NEW YORK — Nearly three-quarters of parents are planning to go “all-out” for Halloween this year. In a new poll of 2,000 American parents, 37 percent say their child will spend more time outside trick-or-treating in 2021.
And plenty of moms and dads are getting in the fun too. Two in five parents say they’ve decorated their house more this year – perhaps to offset the disappointment from 2020’s All Hallows’ Eve.
Best Halloween ever?
Moms and dads are also willing to drive an average of 4.3 miles to take their kids to a “prime candy” neighborhood. In fact, the average parent eats between four and six pieces of their child’s candy before Halloween is over.
One could argue these parents have earned the treats. In addition to driving out of their way, almost two-thirds of American parents prefer to visit their friends’ or family’s neighborhoods on Halloween night, with 54 percent assuming their kids will get the best candy from those houses.
The survey, conducted by OnePoll on behalf of HI-CHEW, finds half of parents even take inventory of which neighborhoods give out the best candy so they can plan where to go trick-or-treating the following year.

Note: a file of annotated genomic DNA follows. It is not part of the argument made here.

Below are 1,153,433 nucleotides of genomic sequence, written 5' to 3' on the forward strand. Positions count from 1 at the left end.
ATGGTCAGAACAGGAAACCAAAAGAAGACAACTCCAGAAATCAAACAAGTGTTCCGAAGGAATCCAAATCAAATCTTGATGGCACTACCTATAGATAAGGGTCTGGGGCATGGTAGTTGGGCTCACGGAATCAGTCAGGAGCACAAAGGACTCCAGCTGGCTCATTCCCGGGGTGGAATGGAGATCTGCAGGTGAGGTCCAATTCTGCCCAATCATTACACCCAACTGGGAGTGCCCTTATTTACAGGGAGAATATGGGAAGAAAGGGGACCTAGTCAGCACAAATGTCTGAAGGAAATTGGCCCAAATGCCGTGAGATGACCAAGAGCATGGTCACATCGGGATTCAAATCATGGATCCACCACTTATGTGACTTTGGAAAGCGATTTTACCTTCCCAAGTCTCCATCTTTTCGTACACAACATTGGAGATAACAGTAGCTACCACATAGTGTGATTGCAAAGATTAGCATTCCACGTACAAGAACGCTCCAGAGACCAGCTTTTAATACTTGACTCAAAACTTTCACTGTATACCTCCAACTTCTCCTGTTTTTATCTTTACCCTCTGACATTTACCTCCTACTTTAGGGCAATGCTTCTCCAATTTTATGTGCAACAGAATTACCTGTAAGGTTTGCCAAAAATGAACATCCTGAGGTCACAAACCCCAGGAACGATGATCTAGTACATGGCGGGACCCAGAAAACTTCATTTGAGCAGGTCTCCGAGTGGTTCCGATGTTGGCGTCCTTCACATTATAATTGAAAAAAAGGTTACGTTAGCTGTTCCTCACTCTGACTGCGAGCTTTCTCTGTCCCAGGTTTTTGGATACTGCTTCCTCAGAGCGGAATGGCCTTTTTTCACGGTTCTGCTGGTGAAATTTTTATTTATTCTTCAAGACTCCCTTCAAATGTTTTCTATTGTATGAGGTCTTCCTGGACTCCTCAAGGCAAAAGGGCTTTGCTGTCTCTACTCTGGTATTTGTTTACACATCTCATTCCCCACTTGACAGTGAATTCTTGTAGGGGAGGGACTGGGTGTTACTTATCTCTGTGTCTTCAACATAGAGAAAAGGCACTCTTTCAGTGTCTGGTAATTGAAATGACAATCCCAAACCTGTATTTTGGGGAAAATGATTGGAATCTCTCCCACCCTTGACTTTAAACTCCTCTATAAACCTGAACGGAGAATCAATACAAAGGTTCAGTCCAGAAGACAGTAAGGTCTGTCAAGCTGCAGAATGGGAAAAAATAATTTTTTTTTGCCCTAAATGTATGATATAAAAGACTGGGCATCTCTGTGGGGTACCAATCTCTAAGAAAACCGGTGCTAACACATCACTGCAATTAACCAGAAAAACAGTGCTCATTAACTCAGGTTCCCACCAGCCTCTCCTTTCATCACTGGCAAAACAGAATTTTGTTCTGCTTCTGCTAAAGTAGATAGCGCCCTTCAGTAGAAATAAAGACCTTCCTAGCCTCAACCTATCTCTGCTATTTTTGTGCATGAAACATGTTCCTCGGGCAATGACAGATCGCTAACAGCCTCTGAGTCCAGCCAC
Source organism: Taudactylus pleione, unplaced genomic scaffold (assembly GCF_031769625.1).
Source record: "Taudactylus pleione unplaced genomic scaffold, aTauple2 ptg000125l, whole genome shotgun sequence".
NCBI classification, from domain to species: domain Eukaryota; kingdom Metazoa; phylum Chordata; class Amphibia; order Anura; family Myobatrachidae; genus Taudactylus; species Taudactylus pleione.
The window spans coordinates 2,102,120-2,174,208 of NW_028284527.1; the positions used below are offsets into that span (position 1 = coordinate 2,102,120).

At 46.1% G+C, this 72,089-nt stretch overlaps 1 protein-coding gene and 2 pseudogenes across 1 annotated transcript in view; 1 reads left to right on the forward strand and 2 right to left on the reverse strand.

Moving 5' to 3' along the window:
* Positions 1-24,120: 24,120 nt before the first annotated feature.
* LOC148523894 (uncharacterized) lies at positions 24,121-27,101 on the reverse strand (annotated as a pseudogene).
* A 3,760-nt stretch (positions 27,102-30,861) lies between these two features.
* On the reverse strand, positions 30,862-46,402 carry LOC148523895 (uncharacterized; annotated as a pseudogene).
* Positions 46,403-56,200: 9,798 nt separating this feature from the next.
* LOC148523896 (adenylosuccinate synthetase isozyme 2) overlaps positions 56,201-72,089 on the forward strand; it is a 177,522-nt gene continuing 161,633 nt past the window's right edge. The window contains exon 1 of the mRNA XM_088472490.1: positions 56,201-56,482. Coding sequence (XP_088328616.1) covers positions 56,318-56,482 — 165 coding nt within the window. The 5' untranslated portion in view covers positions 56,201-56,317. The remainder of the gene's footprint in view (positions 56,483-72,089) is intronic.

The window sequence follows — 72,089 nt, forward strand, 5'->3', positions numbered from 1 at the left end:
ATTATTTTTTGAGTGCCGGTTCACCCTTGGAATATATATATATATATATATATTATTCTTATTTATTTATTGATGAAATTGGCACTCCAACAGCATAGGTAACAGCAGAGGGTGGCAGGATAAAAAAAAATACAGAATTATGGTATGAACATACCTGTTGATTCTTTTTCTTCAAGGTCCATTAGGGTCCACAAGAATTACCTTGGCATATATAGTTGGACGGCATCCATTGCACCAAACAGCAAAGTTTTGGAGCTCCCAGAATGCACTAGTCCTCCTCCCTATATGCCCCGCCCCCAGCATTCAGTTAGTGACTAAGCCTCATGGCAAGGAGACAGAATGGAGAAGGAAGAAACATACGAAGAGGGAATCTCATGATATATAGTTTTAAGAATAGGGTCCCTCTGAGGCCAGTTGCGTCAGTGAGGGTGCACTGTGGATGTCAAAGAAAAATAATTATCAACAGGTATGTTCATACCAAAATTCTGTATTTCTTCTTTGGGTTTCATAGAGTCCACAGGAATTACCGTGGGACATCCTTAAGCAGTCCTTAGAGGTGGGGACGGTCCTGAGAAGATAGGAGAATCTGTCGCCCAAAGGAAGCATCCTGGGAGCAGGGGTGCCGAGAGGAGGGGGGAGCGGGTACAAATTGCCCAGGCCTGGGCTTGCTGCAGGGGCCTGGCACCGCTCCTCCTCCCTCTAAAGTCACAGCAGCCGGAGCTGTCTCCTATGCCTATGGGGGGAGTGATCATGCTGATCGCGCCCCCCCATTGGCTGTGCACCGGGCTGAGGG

The survey also shows that 81 percent of kids end up eating their entire candy haul within the first week! One in four won’t even make it to Nov. 2. Forty-two percent of parents admit that their kids don’t think they get enough candy at the end of the night. That concern is likely to escalate this year, as 47 percent of parents worry about people leaving out candy bowls that will empty quickly.
“Year after year, candy is the unifying factor between kids and parents around the haunted holiday,” says Tatsuya Takamiya, Chief Marketing Officer of Morinaga America, Inc, in a statement. “Whether it’s sharing with your sibling, or trading candy with your friends, trick-or-treating remains the hallmark of Halloween and creates happy memories for families.”
Maximizing (candy) earnings
When it comes to filling their buckets, some kids will stop at nothing to load up on sweets. In fact, two in five respondents claim that their child has actually changed costumes to hit a good candy house more than once! While 16 percent believe that you’re never too old to go trick-or-treating, three-quarters also confess to giving out more candy to younger children each year.
Just over half the poll (52%) say the thing they’re looking forward to most this Halloween is going trick-or-treating with their children. Another 56 percent believe this activity is their child’s favorite part of the season.
“Halloween is a fun and engaging holiday for all ages, young and old,” Takamiya says. “It’s a time for eating and sharing candy that brings people joy while cherishing the time they get to spend with their families, and doing so safely. That’s what truly matters after the last year we’ve all endured.”